Who says kids dont like Trek? I was 6 years old when I discovered TOS and loved every Trek since. My daughters are college age now and have love Trek since they were toddlers.

Gary sounds like he is joking but if he isn’t I think he just means they aren’t really attracted to it the way they are the bigger kid friendlier franchises like Marvel, Harry Potter, Transformers, Star Wars and on and on.

But yes plenty of people got into Star Trek as kids, me included. Like you I started watching TOS when I was young, at five years old (but probably didn’t really understand much of it until I was 7 or 8 lol). But Trek still probably ranks lower on the totem pole for most kids. I still remember when I went to see Beyond in theaters, I could count the number of kids there on both hands. Compare that to how many showed up for the latest Spider Man movie its not even a contest.

And its probably why they are making animated shows now, which is why I don’t get why some people are so up in arms about it. Not EVERYTHING has to be aimed at you and this will open Trek up to kids who probably see it as too serious for them to like.

Both of these shorts show that they can make things for kids and still mature enough for us oldies to enjoy too. It’s actually pretty surprising just how much people liked these.


If the goal was to bring children into Star Trek I think Burnham was a very poor choice. Not because I don’t like Michael but most parents would not show Discovery to their kids, because it is to violent. Uhura would have been a much better choice to introduce children to Star Trek in that specific story. After that you can show them TOS and TAS if they got hooked. Additionally it does not hurt that Uhura actually is from Africa. I don’t think Burnham is.

odarek, I agree.

Burnham is featured because she’s the current star character, but Discovery is not a show suitable for young children.

In fact, most recent Trek content (Discovery and the Kelvin movies) isn’t appropriate for the children.

It’s made for a 14+ rating, and it falls in the category of things we may watch with our preteen middle-graders, but not something they see on their own.

Some episodes are fine, and more so in S2 of Discovery, but with a heavily serialized storyline, it’s tricky to omit episodes. Our kids still haven’t seen Discovery S1, although we’re thinking they are about ready with a couple of omissions (the 2 episodes that got 18+ ratings in Canada).

I give kudos to Patrick Stewart for saying up front that Picard won’t be suitable.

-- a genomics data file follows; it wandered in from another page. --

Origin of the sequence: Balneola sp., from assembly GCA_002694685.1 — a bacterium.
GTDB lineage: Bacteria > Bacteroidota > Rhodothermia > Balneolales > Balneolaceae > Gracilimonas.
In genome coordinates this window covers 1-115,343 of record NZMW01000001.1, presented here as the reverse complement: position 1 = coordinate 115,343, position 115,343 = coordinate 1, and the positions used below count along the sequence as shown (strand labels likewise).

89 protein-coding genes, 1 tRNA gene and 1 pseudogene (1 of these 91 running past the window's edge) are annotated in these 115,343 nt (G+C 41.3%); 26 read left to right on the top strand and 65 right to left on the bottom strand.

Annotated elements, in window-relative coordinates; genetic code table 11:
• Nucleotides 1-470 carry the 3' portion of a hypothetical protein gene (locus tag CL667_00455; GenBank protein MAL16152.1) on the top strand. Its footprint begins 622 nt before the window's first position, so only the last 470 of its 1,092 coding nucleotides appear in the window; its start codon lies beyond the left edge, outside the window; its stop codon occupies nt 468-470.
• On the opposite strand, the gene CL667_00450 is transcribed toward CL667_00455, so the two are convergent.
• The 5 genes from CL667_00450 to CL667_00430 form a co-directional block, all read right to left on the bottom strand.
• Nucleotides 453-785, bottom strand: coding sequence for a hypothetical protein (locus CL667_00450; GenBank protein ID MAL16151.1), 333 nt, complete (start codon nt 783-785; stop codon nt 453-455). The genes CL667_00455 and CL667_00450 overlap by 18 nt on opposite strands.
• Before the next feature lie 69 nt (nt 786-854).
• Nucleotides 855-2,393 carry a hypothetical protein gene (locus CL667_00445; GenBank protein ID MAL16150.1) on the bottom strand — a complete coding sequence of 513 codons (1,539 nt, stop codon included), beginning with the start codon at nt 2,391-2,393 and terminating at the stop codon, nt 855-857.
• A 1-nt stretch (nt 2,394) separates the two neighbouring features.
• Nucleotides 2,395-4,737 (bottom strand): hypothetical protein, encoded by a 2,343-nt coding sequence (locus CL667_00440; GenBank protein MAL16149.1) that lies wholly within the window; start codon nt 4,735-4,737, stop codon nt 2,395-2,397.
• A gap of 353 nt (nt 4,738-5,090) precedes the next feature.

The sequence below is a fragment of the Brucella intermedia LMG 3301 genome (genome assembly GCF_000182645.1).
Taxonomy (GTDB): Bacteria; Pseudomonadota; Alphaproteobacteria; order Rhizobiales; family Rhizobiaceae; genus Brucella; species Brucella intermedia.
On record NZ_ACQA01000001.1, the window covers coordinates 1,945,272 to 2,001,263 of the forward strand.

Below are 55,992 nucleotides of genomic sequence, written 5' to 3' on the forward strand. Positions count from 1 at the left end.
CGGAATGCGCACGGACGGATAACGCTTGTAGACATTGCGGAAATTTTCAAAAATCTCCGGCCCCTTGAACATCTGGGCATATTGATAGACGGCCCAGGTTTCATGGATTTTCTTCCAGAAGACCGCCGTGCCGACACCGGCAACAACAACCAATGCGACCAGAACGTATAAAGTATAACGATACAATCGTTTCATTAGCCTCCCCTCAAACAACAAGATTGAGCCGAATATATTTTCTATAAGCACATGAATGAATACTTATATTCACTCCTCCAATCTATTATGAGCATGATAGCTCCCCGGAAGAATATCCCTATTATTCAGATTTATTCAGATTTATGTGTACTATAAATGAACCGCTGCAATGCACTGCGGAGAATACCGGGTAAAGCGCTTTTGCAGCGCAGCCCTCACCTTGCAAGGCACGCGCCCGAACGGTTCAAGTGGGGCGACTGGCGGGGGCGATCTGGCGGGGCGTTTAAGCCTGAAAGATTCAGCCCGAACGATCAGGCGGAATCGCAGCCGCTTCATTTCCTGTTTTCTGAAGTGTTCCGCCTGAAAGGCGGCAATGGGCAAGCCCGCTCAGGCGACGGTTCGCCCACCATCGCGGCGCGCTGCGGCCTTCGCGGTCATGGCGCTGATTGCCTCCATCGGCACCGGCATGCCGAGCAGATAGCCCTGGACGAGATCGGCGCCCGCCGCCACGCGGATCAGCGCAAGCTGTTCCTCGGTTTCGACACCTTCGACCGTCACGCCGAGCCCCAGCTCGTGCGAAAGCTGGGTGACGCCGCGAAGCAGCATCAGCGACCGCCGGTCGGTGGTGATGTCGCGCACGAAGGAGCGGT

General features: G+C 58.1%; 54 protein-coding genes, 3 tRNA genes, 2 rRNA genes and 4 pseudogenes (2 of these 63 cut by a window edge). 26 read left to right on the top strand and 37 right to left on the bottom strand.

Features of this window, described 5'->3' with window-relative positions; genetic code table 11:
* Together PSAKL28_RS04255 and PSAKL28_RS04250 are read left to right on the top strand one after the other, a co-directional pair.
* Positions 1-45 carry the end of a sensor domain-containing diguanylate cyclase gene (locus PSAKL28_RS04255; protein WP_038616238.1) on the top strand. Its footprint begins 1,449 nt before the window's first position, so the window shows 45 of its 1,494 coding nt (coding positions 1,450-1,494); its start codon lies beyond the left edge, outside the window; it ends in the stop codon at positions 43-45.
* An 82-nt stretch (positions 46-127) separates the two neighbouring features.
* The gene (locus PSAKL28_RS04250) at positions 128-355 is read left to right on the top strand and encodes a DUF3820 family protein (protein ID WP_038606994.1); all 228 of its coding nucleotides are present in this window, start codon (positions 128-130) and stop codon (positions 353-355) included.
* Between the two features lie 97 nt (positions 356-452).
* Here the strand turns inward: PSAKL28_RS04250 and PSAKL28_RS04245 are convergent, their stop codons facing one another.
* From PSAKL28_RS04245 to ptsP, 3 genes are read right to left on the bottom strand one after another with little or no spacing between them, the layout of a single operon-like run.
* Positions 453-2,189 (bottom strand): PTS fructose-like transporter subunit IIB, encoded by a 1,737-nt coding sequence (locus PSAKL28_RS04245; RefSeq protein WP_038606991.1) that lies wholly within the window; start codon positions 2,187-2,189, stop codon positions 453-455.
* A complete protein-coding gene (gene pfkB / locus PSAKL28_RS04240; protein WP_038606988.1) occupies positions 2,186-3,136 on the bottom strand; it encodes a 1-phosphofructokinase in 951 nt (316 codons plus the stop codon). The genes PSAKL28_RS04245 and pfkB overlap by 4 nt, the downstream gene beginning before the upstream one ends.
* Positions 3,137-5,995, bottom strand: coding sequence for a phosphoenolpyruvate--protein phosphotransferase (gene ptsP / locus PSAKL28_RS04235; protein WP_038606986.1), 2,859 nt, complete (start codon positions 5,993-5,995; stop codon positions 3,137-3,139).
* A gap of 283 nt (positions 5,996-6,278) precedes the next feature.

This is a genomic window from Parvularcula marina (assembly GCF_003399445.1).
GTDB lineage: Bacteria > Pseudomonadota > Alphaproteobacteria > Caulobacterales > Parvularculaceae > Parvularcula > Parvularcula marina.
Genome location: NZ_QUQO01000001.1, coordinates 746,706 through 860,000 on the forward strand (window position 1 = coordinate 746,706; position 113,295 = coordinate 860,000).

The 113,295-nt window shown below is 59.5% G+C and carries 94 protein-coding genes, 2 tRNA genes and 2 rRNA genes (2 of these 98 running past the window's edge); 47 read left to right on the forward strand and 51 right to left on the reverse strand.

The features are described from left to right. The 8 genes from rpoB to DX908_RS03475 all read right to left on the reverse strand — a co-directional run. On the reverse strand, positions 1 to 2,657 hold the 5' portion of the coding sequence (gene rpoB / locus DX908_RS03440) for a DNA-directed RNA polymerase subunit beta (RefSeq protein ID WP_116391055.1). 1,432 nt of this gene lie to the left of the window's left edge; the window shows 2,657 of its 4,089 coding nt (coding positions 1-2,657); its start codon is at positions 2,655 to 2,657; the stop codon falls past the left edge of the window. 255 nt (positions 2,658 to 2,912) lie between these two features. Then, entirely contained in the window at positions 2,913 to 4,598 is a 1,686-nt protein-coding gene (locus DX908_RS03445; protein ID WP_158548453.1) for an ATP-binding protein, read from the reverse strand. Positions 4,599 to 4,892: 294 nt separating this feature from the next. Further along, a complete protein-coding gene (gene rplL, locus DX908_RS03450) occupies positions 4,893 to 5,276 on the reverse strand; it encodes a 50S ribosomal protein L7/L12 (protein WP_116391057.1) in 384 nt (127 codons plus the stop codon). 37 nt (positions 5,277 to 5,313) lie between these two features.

The problem is bigger than Trek though. The move away from the mass television market of 50 years ago towards niche marketing, first through premium cable and then streaming, means that kids shows are generally targeted to kids.

On one hand, fracturing the Trek audience may seem to go against the reconciling diversity IDIC values of Trek. On the other, it means that Trek can put forward a broader and more diverse range of creative products.

Star Wars has used merchandise marketing and targeted animation to bring kids in. Kurtzman deserves credit for acknowledging the problem and putting forward solutions. If I see this short in this vein, it’s making an important contribution.

Good point, odradek.

Woah, where did I remotely imply Discovery is suppose to bring kids into Star Trek? That show is literally rated mature lol.

As for Burnham being in the short versus Uhura, I don’t really think it matters. Her father is just telling her a bed time story. And as TG57 said she’s in the story because she’s the star of the franchise right now. But I don’t think it matters much. It’s an 8 minute short.

No, you’re right, it doesn’t much matter. Adult Burnham may headline a series-not-suitable-for-children, but her inclusion in this story’s framing device as a twelve year-old was perfectly suitable for everyone.

That said, Uhura would have been an awesome choice.

I only meant “The Girl Who Made the Stars” falls short for promotional value.

like this:

Parent shows “The Girl Who Made the Stars” to kid.
Parent: Did you like it?
Kid: I love it. Can I see more stories with Michael?
Parent:NO. I’m afraid not.
Kid: Any other similar stories???
Parent:… well…sure there is a whole universe of that kind of stories like…The Lion King, Monsters Inc and Moana.
Kid: Sounds great.
Parent: Then I guess I have to cancel CbsAA and sub Disney+

LOL I don’t think that was the intention though. And I could see your point a little more if the show was actually about a kid Micheal. This was just a nice one off. The Nickelodeon show is what is going to be aimed directly at kids.

Discovery is too violent?? Have you watched TOS? Remember when they blew up Batgirl while she was being asphyxiated? When miners were burnt to crisps? Or when 430 Starfleet officers killed themselves with their bare hands. How about when McCoy was hung on chains and tortured? Then there was the time when a woman was turned into a cube of styrofoam and crushed. Oh…and remember when a guy stabbed himself with a butter knife? Or when a shuttle pilot took a stone spear in the back? Not to mention the countless ways red shirts were blown up, disintegrated, pushed into bottomless or sucked dry of salt.

Let’s not be to precious about the wholesomeness of TOS.

And yet somehow they managed to get hooked without cutesy cartoons to lure them.

I’m not watching any of the Short Treks until next month, when I re-subscribe to CBS All Access for PICARD. I suspect these will end up being mostly harmless and not something we think of as canon. I’m skeptical that they’re going to create an audience of five-year-old Trekkies, though.

A. Why is it not OK to just have animated shows like any franchise out there?

B. Neither of these stories WILL have anything to do with canon because they are simple and innocent standalone stories, so again why does it matter? Unless we later find out the Borg tries to go back in time to Africa to assimilate the First People and the Night Beast to gain an early foothold in the Alpha quadrant, I don’t think its going to have an effect on any future Trek stories.